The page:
At the forum Friday, Putin lashed out at those blaming Russia for Clinton’s election defeat.

“That reminds me of anti-Semitism,” he said.

“‘It’s all the Jews’ fault.’ If one is foolish and can’t do anything, it’s the Jews’ fault. But we know what such things result in, and they don’t lead to anything good,” Putin added.

Climate deal

On Trump’s announcement Thursday to withdraw from the 2015 Paris climate agreement, Putin was one of the very few world leaders to defend Trump’s decision.

“I would hold off on judging President Trump right now because it was President Obama who made the decision [to join the Paris agreement], so maybe the new president believes it was not well-conceived, maybe he thinks there are not enough resources,” he said.

Putin also made it clear that the climate deal was not final as far as Moscow was concerned. 

“As far as I remember, the United States ratified the agreement, but we have not yet,” he said.

The head of the Center for Economic Research at the Institute of Globalization and Social Movements, Basil Koltashov, said Russia is backing away from the deal. 

“The Paris agreement is no longer seen by the Russian leadership as beneficial … Vladimir Putin expressed that. Only he did not say directly, but made it clear that Trump will actually make the project pointless and, therefore, Russia will not be able to participate in it.”

Russian economic recovery

On the economy, analysts said there was a better mood at the forum than previous years.

“There is some optimism, and they spoke not about recession but how to speed up economic growth,” said the Institute of USA and Canadian Studies at the Russian Academy of Sciences’ Vladimir Batuk.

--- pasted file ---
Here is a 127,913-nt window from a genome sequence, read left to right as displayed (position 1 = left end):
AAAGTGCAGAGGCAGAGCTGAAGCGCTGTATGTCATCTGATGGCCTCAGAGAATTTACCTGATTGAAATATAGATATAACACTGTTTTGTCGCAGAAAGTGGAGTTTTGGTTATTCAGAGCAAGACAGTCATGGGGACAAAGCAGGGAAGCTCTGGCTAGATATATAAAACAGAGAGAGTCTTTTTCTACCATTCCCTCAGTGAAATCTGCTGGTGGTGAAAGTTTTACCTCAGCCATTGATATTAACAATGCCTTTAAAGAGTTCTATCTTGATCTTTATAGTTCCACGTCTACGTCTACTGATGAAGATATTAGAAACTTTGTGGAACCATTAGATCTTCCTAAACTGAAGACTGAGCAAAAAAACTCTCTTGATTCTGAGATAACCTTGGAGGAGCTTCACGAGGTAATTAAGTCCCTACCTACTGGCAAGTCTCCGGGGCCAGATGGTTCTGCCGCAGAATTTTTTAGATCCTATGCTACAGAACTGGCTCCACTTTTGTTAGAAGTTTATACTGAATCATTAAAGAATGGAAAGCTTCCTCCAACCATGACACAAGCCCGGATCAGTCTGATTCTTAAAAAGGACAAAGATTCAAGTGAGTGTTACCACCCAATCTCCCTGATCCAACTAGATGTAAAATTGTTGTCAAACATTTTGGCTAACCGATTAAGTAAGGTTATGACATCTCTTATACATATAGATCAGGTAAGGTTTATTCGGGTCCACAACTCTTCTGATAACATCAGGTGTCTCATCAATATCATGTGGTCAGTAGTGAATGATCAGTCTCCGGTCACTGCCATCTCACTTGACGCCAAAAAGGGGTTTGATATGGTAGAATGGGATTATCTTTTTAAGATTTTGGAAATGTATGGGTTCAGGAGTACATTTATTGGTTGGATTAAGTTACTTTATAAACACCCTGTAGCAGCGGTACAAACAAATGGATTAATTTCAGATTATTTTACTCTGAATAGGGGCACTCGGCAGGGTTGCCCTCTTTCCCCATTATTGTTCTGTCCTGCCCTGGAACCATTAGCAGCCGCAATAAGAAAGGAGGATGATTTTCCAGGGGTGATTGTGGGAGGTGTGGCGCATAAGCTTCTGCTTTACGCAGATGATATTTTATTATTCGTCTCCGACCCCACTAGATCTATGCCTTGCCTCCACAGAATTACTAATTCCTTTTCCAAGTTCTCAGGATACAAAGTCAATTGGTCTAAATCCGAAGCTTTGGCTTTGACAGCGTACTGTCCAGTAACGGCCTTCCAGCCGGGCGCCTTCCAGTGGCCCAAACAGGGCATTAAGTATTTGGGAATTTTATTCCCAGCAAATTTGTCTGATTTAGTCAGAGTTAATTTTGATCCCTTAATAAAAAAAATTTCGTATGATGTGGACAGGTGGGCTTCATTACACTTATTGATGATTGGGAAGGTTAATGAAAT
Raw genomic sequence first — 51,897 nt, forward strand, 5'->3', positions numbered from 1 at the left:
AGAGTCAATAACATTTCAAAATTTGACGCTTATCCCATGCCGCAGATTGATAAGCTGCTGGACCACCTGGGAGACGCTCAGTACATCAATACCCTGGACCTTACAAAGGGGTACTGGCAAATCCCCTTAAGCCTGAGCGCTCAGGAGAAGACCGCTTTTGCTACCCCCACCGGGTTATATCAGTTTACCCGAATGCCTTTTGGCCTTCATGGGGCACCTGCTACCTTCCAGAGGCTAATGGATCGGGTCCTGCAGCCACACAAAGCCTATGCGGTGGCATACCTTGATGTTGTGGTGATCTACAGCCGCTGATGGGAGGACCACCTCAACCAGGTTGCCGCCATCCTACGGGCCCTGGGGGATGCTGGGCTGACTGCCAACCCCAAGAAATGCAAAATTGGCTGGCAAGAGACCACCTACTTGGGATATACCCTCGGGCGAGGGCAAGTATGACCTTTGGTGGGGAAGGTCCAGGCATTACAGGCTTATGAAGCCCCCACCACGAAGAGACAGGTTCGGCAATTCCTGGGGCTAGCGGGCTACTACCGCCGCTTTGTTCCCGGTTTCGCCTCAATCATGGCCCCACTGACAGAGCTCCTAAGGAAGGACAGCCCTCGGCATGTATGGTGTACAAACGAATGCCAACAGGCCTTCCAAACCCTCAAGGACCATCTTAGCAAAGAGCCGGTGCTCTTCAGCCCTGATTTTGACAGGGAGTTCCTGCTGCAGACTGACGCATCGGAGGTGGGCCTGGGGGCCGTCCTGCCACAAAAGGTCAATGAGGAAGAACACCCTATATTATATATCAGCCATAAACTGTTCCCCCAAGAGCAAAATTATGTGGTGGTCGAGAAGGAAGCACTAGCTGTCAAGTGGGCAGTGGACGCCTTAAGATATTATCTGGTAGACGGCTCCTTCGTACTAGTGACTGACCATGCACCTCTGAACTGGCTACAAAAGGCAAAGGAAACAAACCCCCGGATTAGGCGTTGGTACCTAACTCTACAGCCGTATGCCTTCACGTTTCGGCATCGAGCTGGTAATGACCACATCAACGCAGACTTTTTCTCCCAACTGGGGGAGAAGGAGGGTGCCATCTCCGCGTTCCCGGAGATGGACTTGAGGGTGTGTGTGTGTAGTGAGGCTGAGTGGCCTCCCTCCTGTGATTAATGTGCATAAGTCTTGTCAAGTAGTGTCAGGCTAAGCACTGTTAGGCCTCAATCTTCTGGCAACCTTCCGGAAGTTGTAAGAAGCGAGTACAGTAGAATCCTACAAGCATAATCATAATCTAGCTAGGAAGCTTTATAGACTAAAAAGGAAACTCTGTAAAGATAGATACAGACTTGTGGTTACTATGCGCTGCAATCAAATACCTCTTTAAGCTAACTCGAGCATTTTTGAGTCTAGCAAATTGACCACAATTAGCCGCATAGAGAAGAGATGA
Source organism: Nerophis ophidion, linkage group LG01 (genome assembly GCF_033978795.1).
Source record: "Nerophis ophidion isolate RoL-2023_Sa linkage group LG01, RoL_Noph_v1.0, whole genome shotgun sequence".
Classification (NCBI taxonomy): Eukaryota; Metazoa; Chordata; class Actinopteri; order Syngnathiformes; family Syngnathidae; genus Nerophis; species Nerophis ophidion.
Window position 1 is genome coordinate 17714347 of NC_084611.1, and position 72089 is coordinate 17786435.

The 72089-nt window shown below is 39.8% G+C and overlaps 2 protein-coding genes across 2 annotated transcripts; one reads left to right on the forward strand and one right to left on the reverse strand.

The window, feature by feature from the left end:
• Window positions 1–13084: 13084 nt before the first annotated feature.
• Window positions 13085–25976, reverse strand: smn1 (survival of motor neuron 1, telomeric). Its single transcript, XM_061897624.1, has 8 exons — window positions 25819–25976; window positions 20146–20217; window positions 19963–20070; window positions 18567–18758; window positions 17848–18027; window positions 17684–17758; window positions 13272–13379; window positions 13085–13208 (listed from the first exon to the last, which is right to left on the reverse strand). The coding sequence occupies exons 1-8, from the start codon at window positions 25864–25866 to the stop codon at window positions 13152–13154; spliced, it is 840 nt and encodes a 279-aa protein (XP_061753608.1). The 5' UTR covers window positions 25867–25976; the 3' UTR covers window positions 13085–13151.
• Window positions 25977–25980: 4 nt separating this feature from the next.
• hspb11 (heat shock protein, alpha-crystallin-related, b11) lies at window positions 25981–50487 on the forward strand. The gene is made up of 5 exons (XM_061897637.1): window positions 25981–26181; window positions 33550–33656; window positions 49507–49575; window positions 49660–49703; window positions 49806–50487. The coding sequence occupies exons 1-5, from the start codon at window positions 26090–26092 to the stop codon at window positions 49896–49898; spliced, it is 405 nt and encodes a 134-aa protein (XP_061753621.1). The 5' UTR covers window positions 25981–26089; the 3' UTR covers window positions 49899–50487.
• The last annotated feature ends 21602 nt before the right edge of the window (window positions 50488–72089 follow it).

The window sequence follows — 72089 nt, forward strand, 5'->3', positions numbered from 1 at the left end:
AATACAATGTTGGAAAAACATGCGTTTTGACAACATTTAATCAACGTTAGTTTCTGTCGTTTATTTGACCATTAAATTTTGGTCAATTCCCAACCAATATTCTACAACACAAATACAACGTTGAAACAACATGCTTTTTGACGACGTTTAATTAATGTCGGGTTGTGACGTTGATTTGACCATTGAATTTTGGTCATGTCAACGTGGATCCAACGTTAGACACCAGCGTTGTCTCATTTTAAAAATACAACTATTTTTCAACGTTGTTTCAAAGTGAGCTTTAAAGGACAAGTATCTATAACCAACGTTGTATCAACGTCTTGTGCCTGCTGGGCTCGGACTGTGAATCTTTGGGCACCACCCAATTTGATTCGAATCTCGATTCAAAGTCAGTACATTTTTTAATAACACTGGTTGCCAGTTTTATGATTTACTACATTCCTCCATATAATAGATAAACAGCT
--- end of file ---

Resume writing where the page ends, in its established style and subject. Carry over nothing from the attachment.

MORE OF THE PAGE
Putin said Russia’s economic recovery had entered a new phase, with three consecutive quarters of growth and GDP expected to increase 1 to 1.5 percent this year. He underscored the need for increased investment and a shift to a more modern, digital economy.

But analysts say more efforts are needed by Russia to better attract foreign investment and reduce red tape.

“It is required for Russia, in particular, to analyze and drastically change legislation established for the last 10 years concerning foreign investments by getting rid of multiple restrictions,” said the National Research Institute of World Economy and International Relations’ Mikhail Subbotin. “There is so much to be done!” he added.

Earlier in the forum, Putin spoke to U.S. businessmen.

“Help us restore a good political dialogue. I am asking you on behalf of Russia. I am addressing our American counterparts. Help the newly elected president and the new administration of the United States,” Putin said.

Analysts argue there is some evidence that closer business ties could help.

“U.S.-China relations are much more stable than Russia-U.S. relations. The reason for that — China and the U.S. have big trade and investment relations. There’s nothing like that in Russia,” Batuk said. But he also acknowledge Russia too often restricts trade for political purposes. “Yes, indeed in many cases. Not good for both the Russia economy and international relations,” he said.

Olga Pavlova contributed to this report.

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Ireland’s Ruling Party Names First Gay Prime Minister

Ireland is set to have its first gay prime minister: Leo Varadkar, the son of an Indian immigrant, who won the ruling Fine Gael party’s leadership election Friday.

Varadkar, 38, also would be the Republic of Ireland’s youngest prime minister ever. He won the leadership contest with 60 percent of the votes and replaces Enda Kenny, who has been Ireland’s Taoiseach, or prime minister, since 2011.